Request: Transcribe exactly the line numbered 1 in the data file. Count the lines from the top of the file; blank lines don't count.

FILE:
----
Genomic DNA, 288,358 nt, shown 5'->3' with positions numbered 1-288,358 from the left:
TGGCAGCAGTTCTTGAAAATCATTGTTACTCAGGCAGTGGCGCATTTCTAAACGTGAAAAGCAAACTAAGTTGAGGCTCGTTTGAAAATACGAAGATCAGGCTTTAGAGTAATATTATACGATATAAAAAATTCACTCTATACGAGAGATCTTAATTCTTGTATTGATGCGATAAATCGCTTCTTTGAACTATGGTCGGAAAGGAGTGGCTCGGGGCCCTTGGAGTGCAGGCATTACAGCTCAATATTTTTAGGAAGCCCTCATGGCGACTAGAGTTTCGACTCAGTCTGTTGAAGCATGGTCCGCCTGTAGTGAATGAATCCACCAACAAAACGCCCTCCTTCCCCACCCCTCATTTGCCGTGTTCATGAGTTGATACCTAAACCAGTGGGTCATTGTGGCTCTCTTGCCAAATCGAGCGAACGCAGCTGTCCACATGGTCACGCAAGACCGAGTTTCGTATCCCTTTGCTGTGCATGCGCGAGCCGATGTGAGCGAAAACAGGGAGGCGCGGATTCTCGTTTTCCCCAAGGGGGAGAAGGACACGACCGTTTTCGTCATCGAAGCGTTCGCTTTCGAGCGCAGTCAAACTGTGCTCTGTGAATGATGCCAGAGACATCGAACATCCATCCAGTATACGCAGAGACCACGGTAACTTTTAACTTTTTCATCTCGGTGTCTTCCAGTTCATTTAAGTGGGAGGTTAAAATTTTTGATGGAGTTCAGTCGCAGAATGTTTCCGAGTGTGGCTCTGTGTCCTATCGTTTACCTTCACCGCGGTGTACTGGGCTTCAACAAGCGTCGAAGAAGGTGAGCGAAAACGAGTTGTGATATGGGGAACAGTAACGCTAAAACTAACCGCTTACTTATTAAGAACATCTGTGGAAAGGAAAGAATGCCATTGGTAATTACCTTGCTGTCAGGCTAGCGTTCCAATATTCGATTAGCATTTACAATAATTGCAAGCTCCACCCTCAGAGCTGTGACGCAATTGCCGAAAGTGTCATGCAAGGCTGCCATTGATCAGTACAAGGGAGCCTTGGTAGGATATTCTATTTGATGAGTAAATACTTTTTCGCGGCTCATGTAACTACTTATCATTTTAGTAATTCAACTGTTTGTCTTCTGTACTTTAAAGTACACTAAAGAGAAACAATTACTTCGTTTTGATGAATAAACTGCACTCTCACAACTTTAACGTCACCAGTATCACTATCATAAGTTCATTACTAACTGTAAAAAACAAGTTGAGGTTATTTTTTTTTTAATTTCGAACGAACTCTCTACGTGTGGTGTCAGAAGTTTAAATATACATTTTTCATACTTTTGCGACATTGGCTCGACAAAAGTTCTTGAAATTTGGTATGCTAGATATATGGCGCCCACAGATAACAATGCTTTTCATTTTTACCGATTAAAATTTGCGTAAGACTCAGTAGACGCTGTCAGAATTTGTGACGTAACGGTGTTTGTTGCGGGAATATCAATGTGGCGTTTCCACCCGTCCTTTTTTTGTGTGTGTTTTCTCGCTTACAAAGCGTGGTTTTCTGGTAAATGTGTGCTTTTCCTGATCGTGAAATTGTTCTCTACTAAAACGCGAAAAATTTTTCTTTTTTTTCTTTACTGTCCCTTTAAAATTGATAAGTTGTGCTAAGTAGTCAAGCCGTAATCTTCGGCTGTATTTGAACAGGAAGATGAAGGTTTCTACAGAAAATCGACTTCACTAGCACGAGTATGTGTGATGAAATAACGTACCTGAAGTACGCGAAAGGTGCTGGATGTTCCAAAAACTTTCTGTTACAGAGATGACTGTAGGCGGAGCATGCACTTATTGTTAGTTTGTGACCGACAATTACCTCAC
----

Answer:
Genomic DNA, 288,358 nt, shown 5'->3' with positions numbered 1-288,358 from the left: